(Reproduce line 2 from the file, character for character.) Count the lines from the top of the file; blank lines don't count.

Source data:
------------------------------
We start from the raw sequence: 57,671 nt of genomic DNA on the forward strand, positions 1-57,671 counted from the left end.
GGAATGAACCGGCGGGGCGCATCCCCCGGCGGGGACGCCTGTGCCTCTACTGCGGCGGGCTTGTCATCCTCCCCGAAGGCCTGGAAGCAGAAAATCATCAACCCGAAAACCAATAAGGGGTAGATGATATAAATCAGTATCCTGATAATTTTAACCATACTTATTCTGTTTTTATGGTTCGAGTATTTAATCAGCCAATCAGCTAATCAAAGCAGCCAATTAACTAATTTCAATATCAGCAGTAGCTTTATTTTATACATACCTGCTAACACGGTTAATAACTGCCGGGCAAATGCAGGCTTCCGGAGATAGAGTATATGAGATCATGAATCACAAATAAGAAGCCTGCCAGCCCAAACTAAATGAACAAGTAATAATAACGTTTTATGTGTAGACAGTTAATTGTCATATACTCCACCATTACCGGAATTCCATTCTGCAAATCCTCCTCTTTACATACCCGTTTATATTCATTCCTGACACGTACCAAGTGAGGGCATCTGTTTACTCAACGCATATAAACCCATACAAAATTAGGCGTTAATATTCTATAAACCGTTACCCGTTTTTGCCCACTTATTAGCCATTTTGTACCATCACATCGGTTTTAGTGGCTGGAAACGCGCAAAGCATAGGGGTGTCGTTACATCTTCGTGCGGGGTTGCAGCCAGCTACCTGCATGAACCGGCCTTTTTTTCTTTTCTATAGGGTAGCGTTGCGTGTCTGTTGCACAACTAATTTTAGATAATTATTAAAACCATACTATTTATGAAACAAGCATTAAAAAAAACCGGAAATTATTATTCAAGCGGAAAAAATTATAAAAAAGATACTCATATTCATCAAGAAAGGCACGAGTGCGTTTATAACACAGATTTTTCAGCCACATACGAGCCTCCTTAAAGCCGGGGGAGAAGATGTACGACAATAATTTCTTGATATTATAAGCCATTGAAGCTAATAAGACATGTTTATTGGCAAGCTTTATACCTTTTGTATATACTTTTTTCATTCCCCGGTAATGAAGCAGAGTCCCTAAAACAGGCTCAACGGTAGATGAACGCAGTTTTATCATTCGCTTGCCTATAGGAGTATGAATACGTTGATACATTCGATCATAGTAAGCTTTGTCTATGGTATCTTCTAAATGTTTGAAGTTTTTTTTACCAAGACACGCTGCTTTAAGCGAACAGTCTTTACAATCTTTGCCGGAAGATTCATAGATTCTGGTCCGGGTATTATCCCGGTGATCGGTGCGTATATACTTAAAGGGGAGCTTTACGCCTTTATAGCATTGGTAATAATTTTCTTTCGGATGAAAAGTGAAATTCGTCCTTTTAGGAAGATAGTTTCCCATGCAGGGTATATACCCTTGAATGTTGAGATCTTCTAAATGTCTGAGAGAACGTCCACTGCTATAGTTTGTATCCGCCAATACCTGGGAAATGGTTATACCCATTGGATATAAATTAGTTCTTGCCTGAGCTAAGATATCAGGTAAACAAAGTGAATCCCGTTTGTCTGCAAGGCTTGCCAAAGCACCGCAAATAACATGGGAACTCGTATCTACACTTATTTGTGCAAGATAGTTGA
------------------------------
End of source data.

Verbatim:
GGAATGAACCGGCGGGGCGCATCCCCCGGCGGGGACGCCTGTGCCTCTACTGCGGCGGGCTTGTCATCCTCCCCGAAGGCCTGGAAGCAGAAAATCATCAACCCGAAAACCAATAAGGGGTAGATGATATAAATCAGTATCCTGATAATTTTAACCATACTTATTCTGTTTTTATGGTTCGAGTATTTAATCAGCCAATCAGCTAATCAAAGCAGCCAATTAACTAATTTCAATATCAGCAGTAGCTTTATTTTATACATACCTGCTAACACGGTTAATAACTGCCGGGCAAATGCAGGCTTCCGGAGATAGAGTATATGAGATCATGAATCACAAATAAGAAGCCTGCCAGCCCAAACTAAATGAACAAGTAATAATAACGTTTTATGTGTAGACAGTTAATTGTCATATACTCCACCATTACCGGAATTCCATTCTGCAAATCCTCCTCTTTACATACCCGTTTATATTCATTCCTGACACGTACCAAGTGAGGGCATCTGTTTACTCAACGCATATAAACCCATACAAAATTAGGCGTTAATATTCTATAAACCGTTACCCGTTTTTGCCCACTTATTAGCCATTTTGTACCATCACATCGGTTTTAGTGGCTGGAAACGCGCAAAGCATAGGGGTGTCGTTACATCTTCGTGCGGGGTTGCAGCCAGCTACCTGCATGAACCGGCCTTTTTTTCTTTTCTATAGGGTAGCGTTGCGTGTCTGTTGCACAACTAATTTTAGATAATTATTAAAACCATACTATTTATGAAACAAGCATTAAAAAAAACCGGAAATTATTATTCAAGCGGAAAAAATTATAAAAAAGATACTCATATTCATCAAGAAAGGCACGAGTGCGTTTATAACACAGATTTTTCAGCCACATACGAGCCTCCTTAAAGCCGGGGGAGAAGATGTACGACAATAATTTCTTGATATTATAAGCCATTGAAGCTAATAAGACATGTTTATTGGCAAGCTTTATACCTTTTGTATATACTTTTTTCATTCCCCGGTAATGAAGCAGAGTCCCTAAAACAGGCTCAACGGTAGATGAACGCAGTTTTATCATTCGCTTGCCTATAGGAGTATGAATACGTTGATACATTCGATCATAGTAAGCTTTGTCTATGGTATCTTCTAAATGTTTGAAGTTTTTTTTACCAAGACACGCTGCTTTAAGCGAACAGTCTTTACAATCTTTGCCGGAAGATTCATAGATTCTGGTCCGGGTATTATCCCGGTGATCGGTGCGTATATACTTAAAGGGGAGCTTTACGCCTTTATAGCATTGGTAATAATTTTCTTTCGGATGAAAAGTGAAATTCGTCCTTTTAGGAAGATAGTTTCCCATGCAGGGTATATACCCTTGAATGTTGAGATCTTCTAAATGTCTGAGAGAACGTCCACTGCTATAGTTTGTATCCGCCAATACCTGGGAAATGGTTATACCCATTGGATATAAATTAGTTCTTGCCTGAGCTAAGATATCAGGTAAACAAAGTGAATCCCGTTTGTCTGCAAGGCTTGCCAAAGCACCGCAAATAACATGGGAACTCGTATCTACACTTATTTGTGCAAGATAGTTGA